Meet Shivan Mehta: Associate Partner in Green Park's Civil Society & Government Interim Practice and housing sector interim management lead.
Blogs 10th December 2019 4 minutes read
Almost half the UK's biggest companies are run by a board and executive team without a single non-white face among them.
Don’t argue with an elderly Caribbean women. Trying to persuade a relative that even if she would never be a captain of industry, her daughter or grand-daughters might, I was silenced when she cocked a sceptical eyebrow and said “The only time I’m going to believe you can make that happen is when I see a dark woman in one of them big board rooms in daylight, and she's not carrying a Hoover”. Gulp.
In recent years, evidence from the eggheads at organisations like the mighty McKinsey have made a powerful case that greater ethnic and gender diversity in corporate leadership produces better returns. Like many business people, I too hoped that time would lead to change; after all, everyone can see the sense of fishing in the widest pool for the best talent.
Yet, as the Chairman of leading executive recruitment firm Green Park, my sallies into major company offices remain less than encouraging. The routine hardly varies. The man at the door will be black, probably African in origin; the elegant, coiffed receptionist will be female, either Asian or European, and the young aide who conveys us to the board room or the Chairman’s sanctum will be white, more often male than not, as will the notetaker for the meeting, both evidently being groomed for executive office. The boss, almost invariably is male and white. In short, the deeper you go in these temples of capitalism, the more male and white they become.
For six years, Green Park has surveyed the top 100 executives in the UK’s iconic FTSE 100 index. These companies employ almost five million people between them. We looked at some 9,800 roles in all. Since 2014 we’ve seen an increase in the number of senior women – even though far too many still sit in less influential non-executive roles. But when it comes to people of colour, not only has little progress been made – we seem to be heading backwards.
From our research, at the start of this autumn, 47 of the Index’s companies were led by a board and executive team with not a single non-white face amongst them. Even though the numbers of women have risen, the benefits of fresh thinking have been enjoyed principally by white women – the proportion of women of colour has declined in the past year. And in our crucial “pipeline” measure – the top 100 individuals in each company, where we normally find the rising stars of the future, just one in ten is a person of colour – exactly has it has been for the past two years.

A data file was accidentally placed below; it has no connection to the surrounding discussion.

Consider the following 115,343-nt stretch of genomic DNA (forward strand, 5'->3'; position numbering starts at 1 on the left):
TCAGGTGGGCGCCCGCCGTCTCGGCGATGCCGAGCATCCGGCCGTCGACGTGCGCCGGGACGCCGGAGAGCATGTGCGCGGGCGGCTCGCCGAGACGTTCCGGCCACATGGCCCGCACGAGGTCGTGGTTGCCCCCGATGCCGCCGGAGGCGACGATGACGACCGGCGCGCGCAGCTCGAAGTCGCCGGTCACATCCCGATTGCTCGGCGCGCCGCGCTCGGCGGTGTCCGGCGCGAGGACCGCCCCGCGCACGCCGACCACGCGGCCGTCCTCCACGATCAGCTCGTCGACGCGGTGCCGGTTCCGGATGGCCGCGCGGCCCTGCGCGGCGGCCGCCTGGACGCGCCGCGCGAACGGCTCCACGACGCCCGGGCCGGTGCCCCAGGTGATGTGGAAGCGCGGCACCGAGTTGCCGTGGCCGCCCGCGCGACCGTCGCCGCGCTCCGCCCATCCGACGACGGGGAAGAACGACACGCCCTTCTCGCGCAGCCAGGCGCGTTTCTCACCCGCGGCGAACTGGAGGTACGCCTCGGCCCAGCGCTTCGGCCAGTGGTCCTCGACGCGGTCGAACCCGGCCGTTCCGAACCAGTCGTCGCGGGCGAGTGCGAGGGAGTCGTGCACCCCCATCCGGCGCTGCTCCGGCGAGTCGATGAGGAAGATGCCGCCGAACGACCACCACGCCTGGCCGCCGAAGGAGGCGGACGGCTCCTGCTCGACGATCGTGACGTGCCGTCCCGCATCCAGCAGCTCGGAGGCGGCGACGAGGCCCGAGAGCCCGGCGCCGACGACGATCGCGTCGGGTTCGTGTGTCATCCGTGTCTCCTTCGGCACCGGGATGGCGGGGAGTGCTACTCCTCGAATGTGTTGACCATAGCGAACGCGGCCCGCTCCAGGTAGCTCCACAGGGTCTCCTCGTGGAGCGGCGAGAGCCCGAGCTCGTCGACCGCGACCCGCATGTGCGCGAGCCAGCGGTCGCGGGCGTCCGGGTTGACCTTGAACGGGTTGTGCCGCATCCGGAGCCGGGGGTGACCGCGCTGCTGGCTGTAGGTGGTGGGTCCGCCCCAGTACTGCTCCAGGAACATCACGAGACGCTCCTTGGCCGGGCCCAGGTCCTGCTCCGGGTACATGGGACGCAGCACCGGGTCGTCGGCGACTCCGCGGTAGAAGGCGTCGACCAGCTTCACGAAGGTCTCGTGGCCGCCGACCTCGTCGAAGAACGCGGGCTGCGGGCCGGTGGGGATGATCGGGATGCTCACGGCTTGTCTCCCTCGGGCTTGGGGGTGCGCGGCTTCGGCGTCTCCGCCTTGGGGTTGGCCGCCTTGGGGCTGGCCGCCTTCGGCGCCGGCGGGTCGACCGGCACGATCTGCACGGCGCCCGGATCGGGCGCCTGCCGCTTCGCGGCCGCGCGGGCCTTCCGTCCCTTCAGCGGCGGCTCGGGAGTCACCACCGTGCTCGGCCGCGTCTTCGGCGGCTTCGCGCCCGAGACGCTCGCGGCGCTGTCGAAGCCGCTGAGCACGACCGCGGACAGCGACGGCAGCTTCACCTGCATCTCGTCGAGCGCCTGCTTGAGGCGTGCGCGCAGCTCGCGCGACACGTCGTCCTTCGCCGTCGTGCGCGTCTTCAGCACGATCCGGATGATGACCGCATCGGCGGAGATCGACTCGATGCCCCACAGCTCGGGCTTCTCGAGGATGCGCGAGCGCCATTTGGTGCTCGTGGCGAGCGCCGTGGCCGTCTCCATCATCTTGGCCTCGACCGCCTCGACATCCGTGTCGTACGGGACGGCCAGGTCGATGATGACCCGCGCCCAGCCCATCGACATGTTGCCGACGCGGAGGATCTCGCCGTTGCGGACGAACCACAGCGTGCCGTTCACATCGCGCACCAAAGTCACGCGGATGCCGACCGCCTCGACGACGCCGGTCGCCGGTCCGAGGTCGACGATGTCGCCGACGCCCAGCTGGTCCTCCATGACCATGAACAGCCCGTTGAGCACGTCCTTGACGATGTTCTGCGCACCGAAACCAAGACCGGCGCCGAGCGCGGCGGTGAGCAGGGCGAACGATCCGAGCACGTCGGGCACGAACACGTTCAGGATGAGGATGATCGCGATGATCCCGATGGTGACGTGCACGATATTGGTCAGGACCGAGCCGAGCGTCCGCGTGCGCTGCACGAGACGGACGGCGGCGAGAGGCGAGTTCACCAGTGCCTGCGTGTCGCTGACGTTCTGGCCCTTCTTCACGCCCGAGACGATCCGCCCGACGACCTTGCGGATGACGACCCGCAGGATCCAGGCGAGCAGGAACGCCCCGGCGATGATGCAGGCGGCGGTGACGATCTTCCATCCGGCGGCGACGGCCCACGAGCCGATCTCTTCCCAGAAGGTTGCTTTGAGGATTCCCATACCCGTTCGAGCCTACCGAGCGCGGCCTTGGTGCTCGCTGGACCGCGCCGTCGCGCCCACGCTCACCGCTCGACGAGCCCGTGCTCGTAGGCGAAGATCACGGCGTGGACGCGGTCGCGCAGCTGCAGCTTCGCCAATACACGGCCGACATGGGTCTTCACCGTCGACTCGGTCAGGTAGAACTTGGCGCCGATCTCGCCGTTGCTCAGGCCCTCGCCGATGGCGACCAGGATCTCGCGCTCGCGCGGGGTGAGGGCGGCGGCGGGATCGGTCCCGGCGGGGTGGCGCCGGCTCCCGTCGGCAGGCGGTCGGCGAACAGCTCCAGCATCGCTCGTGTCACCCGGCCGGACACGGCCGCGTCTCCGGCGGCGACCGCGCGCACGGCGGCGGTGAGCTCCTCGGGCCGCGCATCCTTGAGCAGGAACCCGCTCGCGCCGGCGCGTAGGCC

These figures have real impact on the behaviour of ambitious people. The figure for those in the pipeline is lower than it ought to be, given that around 15% of the Uk population is non-white; but amongst senior executives the figure is even lower than in our pipeline measure, at 7.4%. In essence, our great corporations are telling young minority executives that, for them, there really is no room at the top. Our clients tell us that all too many of their talented young minority prospects are leaving to set up their own businesses or to find opportunities in Asia, the Middle East, Africa and above all America. We are prompting our own brain drain.
Worse still, research shows that teams which are low on diversity make expensive mistakes – and in these days of #metoo and #blacklivesmatter the cost of failure are skyrocketing.
One of Green Park’s own partners conducted the audit that revealed the seedy, racially charged culture at Uber in the USA. When the results were made public the company’s value dropped from $70 billion to $45 billion in days. One major US consultancy has calculated that companies that run into this kind of trouble can expect to shed 7% of their value within weeks – and for even the smallest FTSE company that amounts to over £250m. For the largest, Royal Dutch Shell, this would represent a hit to the balance sheet of £11 billion – more than the costs of payouts made by its rival BP Deepwater Horizon, the worst oil spill in its history.
So what should companies be doing? We recommend three simple steps:
First treat cultural risk with the same urgency we give to environmental or financial risk – the costs will be similar if we get it wrong. That means putting diversity on the board agenda and making sure that someone is held accountable for making things change.
Secondly, we recommend that every big company appoints a Chief Diversity Officer; in the USA almost half of S&P 500 companies have made such a C-suite appointment, two thirds of those appointments in the last three years. Just as the CFO has to manage financial risk – fraud for example - and the CIO now has to guard against data breaches, the CDO should be held accountable for protecting the enterprise against cultural risk and changing the numbers on ethnicity.
Third and finally, if the diversity numbers don’t change, companies need to do what they would in any area they want to make serious progress: fire the CDO and get a better one. If we are to see more women of colour in our boardrooms as of right rather than bringing the tea or dusting the table, our great companies have to show they mean business. As with every other aspect of corporate life, we’ll only know the board is serious when people start losing their jobs for not delivering results.
To download the full report, Green Park Leadership 10,000, click here.